Ragi flour recipe or ragi powder recipe. Ragi in Kannada is known as finger millet in English, ragulu in telugu, kezhvaragu or keppai in tamil, nachani in marthi and gujarati, marwa in bengali & nepali, mandika in Hindi. In the recent years, this wonder grain gained popularity due to the high absorbable nutrients in them that are available at an affordable price. You can also check this detailed post on 18 ragi recipes which are healthy and delicious. In this post I will drive you through how to choose ragi to make finger millet flour or powder at home. This can be used for all including for babies, toddlers and kids’ porridge.
To make sprouted ragi flour at home, one needs lot of patience since it is quite a lot of work. The entire process of sprouting and making the flour takes around 3 days. But then the benefits are immense especially for babies and toddlers. Helps to gain good weight, stronger bones, stronger teeth and helps to prevents iron deficiency, if used correctly.
you can also check this detailed baby food chart for 6 months old babies.
you can also check this food chart for 8 months old babies.
Why the nutrients in ragi are easily absorbable?
Our body needs vitamin D to absorb calcium from food. Along with calcium there is also vitamin D in ragi, hence calcium from this little grain is absorbed better.
During the soaking and sprouting process, the levels of vitamin C increase, which helps to absorb iron content as well.
Why ragi is sprouted?
sprouting increases the overall nutritional values.
sprouted flour is easily digestible on sensitive tummies. It is highly recommended to use sprouted ragi flour for babies and toddlers.
Is sprouting ragi easy?
Sprouting might have been easy for some lucky folks. I have seen people sprouting them so easily hanging them in a window sill or just leaving them in a colander. But it isn’t easy always and they may not sprout at all. We have been successfully sprouting them by tying in a cloth and then moving it to a dark place.
Why did my ragi not sprout?
Finger millet is either from the recent harvest under 3 months old or is a very old stock or aged grains.
They do not sprout if not soaked enough.
Could be due to climatic conditions.
Note that wet season or rainy season may not be the right time to sprout and make the flour. finger millets tend to turn moldy especially in places like Bangalore during the wet season.
How to sprout ragi and make ragi flour or powder.
Ragi flour | Ragi powder | Finger millet flour | Ragi recipes
Ingredients (240 ml cup used)
- 1 kg ragi/ finger millet
- clean water as needed
How to make the recipe
Ensure millets are clean without any stones or debris. Wash them thoroughly under running water several times.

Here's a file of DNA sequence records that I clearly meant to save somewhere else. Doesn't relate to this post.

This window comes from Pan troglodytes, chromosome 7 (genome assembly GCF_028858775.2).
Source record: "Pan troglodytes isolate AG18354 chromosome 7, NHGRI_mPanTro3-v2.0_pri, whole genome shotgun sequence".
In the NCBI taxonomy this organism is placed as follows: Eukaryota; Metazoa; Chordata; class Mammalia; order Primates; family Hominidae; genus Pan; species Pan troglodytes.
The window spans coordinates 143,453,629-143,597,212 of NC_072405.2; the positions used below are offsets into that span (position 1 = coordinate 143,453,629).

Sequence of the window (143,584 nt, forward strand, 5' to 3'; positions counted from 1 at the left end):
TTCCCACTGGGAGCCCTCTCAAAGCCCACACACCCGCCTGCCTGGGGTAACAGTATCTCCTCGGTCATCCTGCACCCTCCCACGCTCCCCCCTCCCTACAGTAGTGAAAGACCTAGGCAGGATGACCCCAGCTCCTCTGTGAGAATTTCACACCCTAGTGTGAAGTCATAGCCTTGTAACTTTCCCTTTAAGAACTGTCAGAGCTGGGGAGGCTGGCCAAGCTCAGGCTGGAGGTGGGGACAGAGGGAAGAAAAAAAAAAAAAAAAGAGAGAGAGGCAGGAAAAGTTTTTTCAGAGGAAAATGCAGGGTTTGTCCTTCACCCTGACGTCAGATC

Soak them in clear water for about 24 hours. Use a large pot to soak them well. Do not cover the pot, just tie a muslin cloth on the rim. This helps the grains not to turn moldy and smelly since air is circulated through the cloth. Place the pot in a good ventilated place like a window sill or in the veranda. Change the water every 8 hours.
Rinse them well again. Drain them to a colander.
Transfer to a washed sun dried clean cotton cloth. A white cloth is best. If using colored cloth make sure it doesn't release any dye or color.
Bring together all edges, make a very tight knot. The pack should look tight, this helps them to sprout well. Refer the picture above.
Keep it in a steel pot. Cover partially and move it to a dark place for about 20 to 24 hours.
They can sprout anywhere from an inch to 1 ½ inches long depending on climate and the quality of grains.
Open the knot and loosen them, spread on a dry cloth.
There are 2 ways of dehydrating sprouted ragi
one is to dry them in shade for 2 to 3 days in an airy place like a veranda. You will have to keep them inside the house uncovered in the night. This method needs no roasting, the sprouts turn crunchy by the end of second day during the hot days. Second method is to dry roast them on a tawa on a medium flame till they turn crunchy.
How to make ragi powder.
If making for babies, making the flour at home is highly recommended. Refrigerate the roasted or dehydrated sprouts for about 2 hours and powder them in a blender jar in batches. Refrigerating helps to powder them well without the blender getting heated.
You can send it to a flour mill as well. You can mill half a kg of rice first and then add finger millet to the mill. Collect the rice flour in a separate pot. Use a different pot to collect the ragi flour. This helps to prevent other flours (like wheat flour) from the mill getting mixed with finger millet flour. Since rice flour is safe for babies, even if it gets mixed its fine.
flour is sieved usually to remove coarse particles. Some folks even sieve it using a thin muslin cloth, if the flour is for babies under 6 to 8 months. Sieving through a muslin cloth also helps to remove hard fiber particles which may cause stomach upset or throat irritation in few babies. But again this needs a lot of patience. You have a elder person like MIL or Mother at home to help you, then you can go for it.
Store the flour in an tight jar glass or steel jar and refrigerate. If frozen it can be used up to a year.